Philosophy and Practice

Legacy Lost: The Ecstasy Deficit in Modern Philosophy
Presented at the Pacific Division, American Philospohical Association, March 2013. Follow the link above to this paper thus summarized:

  • Western philosophy has a vital inheritance from mythological cults that emerged out of Shamanic mists and yielded both the great tragic plays and the power of mystery religions.
  • This legacy informed philosophy’s effort to understand the nature of things and provided ongoing inspiration for philosophy as a way of living.  Over time, however, philosophy progressively inclined toward purely intellectual endeavor.  Subordinated to theology during the Middle Ages, it lost the core experiential connection cultic ritual had evoked and developed toward its modern post Cartesian exercise.
  • The direct spiritual experience that inspired philosophy finally became shunned as primitive magic.  Philosophy is now “haunted” by religion because it has distanced itself from direct experience of animate, divine nature (physis).  To recover that distance, philosophy needs to be informed by ecstatic experience.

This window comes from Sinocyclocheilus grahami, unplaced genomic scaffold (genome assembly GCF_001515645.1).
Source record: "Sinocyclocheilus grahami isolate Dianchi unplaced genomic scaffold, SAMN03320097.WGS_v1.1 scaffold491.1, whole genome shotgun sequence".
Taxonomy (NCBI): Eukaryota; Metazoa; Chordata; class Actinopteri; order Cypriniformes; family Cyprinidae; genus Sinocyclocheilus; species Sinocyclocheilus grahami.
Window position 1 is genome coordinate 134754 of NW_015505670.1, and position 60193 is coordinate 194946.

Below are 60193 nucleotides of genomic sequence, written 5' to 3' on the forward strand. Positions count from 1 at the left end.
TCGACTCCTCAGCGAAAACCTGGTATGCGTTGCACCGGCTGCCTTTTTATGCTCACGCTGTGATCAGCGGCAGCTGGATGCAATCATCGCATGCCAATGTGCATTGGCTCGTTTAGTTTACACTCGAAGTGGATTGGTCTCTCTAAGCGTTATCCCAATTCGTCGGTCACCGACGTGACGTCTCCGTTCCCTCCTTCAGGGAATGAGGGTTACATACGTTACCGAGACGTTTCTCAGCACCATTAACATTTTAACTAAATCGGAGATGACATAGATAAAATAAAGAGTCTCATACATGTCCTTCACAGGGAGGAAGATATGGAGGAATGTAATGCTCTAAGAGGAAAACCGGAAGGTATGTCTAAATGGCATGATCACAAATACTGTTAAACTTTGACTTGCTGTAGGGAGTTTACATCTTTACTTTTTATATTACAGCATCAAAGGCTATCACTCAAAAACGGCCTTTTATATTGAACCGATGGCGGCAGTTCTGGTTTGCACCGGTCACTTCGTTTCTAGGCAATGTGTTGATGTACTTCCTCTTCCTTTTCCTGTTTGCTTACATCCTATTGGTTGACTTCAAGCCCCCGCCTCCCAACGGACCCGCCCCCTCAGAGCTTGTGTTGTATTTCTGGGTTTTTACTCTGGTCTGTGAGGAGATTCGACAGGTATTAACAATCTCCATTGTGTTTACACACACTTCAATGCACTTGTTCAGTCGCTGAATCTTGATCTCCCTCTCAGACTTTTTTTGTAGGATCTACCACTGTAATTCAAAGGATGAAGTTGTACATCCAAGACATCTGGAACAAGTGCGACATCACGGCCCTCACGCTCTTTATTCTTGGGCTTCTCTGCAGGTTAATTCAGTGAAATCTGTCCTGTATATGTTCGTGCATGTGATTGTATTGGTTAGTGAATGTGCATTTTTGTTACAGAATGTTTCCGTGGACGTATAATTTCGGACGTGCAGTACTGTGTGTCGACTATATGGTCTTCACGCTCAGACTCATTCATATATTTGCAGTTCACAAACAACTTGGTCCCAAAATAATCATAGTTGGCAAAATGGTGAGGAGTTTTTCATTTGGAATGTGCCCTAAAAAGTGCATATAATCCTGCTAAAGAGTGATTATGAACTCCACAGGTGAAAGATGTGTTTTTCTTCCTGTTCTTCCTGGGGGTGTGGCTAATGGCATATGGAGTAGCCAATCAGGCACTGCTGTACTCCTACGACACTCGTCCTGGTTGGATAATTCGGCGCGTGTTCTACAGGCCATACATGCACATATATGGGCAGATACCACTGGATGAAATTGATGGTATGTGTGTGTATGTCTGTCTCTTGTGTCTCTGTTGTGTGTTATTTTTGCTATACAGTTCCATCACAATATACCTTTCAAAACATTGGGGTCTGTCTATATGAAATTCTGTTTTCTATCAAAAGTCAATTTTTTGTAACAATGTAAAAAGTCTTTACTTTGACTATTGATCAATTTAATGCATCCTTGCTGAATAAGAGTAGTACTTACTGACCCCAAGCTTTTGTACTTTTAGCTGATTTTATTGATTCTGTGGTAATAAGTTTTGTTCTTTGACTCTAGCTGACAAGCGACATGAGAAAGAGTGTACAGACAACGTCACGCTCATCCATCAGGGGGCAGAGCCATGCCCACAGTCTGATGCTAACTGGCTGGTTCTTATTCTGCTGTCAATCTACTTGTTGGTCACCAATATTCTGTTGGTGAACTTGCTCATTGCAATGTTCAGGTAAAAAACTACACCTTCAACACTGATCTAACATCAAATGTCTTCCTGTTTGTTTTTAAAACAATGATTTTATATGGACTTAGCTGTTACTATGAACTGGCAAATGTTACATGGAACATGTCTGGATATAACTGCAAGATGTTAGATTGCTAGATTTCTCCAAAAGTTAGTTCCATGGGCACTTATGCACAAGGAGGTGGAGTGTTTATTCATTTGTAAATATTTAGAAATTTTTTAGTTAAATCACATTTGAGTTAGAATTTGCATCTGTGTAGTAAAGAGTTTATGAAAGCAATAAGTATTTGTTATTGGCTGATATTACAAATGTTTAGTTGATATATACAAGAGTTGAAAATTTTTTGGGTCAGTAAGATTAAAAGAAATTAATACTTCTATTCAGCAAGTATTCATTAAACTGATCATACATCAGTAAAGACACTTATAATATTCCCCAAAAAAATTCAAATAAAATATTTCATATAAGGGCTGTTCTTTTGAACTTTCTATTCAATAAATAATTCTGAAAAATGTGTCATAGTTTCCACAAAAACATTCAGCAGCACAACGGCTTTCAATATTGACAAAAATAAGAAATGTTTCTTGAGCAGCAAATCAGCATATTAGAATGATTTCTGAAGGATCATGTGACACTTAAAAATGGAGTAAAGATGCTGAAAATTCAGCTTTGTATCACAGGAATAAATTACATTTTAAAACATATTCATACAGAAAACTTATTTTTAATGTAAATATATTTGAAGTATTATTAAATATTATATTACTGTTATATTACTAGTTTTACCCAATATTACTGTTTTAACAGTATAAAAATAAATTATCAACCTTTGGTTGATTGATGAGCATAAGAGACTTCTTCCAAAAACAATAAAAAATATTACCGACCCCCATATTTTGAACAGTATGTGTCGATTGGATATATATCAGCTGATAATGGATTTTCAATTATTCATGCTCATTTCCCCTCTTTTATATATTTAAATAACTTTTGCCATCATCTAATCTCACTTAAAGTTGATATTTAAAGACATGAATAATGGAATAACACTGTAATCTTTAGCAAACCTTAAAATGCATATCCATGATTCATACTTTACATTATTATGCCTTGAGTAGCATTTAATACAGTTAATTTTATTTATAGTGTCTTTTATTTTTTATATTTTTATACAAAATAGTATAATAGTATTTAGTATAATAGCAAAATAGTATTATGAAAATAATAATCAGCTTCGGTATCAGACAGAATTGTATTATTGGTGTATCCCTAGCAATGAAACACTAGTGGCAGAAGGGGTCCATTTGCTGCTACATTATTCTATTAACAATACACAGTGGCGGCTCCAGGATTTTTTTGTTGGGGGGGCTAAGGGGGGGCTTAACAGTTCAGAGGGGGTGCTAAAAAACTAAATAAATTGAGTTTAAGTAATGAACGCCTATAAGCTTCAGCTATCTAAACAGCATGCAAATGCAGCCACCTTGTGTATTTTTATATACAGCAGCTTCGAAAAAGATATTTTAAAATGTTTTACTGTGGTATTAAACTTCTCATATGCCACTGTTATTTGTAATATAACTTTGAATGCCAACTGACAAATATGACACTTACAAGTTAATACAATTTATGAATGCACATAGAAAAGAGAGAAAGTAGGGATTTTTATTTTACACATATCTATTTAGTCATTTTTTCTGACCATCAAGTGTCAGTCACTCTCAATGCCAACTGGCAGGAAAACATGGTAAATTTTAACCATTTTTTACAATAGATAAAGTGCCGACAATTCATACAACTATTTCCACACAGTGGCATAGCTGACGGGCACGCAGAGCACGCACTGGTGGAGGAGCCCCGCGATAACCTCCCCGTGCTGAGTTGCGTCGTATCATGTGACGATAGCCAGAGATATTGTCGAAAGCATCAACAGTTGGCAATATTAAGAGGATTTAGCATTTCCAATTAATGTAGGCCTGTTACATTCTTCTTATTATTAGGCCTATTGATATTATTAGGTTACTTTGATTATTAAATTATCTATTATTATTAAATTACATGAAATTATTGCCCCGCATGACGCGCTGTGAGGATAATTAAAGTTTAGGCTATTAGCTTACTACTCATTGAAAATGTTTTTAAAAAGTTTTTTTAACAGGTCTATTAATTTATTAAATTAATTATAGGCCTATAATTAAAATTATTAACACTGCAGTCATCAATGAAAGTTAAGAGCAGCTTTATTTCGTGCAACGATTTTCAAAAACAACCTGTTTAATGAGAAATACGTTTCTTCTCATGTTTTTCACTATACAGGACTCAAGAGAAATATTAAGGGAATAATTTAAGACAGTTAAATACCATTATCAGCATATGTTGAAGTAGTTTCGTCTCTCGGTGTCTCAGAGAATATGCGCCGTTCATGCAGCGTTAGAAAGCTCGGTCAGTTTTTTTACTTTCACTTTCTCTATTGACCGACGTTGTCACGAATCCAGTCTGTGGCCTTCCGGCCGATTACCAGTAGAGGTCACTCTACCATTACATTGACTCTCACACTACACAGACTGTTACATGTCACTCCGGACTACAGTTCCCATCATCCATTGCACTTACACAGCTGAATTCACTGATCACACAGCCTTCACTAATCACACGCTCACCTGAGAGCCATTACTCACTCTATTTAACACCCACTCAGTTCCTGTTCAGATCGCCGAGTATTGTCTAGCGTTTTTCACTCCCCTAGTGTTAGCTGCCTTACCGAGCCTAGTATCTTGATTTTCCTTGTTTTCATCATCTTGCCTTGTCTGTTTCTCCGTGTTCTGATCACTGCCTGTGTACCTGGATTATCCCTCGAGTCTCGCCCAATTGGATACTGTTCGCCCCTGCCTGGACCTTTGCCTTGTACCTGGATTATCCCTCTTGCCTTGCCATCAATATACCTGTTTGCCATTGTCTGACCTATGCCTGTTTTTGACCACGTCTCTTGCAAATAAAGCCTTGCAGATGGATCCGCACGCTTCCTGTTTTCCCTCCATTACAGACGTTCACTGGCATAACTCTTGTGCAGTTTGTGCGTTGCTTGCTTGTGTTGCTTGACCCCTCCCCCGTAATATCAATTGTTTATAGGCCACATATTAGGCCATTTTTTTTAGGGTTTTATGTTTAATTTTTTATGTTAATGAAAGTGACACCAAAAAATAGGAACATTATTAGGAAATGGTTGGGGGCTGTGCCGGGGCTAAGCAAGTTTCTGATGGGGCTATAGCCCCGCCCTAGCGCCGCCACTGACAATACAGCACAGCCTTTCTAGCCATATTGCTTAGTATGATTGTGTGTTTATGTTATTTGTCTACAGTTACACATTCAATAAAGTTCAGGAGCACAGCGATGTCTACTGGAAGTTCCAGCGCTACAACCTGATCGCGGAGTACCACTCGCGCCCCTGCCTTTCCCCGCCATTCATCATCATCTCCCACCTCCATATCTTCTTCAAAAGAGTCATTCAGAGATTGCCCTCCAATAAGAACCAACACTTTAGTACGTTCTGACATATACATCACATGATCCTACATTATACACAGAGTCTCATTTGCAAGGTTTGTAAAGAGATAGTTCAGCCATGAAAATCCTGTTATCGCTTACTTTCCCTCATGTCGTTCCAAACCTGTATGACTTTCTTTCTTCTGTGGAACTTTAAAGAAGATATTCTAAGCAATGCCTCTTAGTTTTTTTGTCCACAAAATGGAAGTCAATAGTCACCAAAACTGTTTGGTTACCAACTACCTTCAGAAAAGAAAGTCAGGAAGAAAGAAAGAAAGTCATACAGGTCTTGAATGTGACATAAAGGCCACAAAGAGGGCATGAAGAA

From Epistemology to Transcendence
Follow the link above to this paper thus summarized:

  • Science and modern culture have paradoxically absorbed both Hume’s stipulation of the priority of sensory experience and Kant’s assertion that mental and mathematical abstractions are fundamental and prior to sensory experience.  Whitehead resolves the paradox by postulating a universe created out of occasions that exemplify William James’s drops of experience.  Fully comprehending these occasions requires the same mystical understanding as Plato’s unwritten, fundamental doctrines.  Spiritual practice is key to such comprehension.
  •  The conjunction in ancient philosophy of intellect and practice was dissipated by medieval Scholasticism.  Cultural differences mean that any modern practice which tries to regain the original function of practice in philosophy must necessarily differ from ancient practice.
  •  James laid foundations of a transpersonal psychology that suggests means by which philosophical understanding might be facilitated so that it is a way of life, rather than simply an intellectual endeavor.

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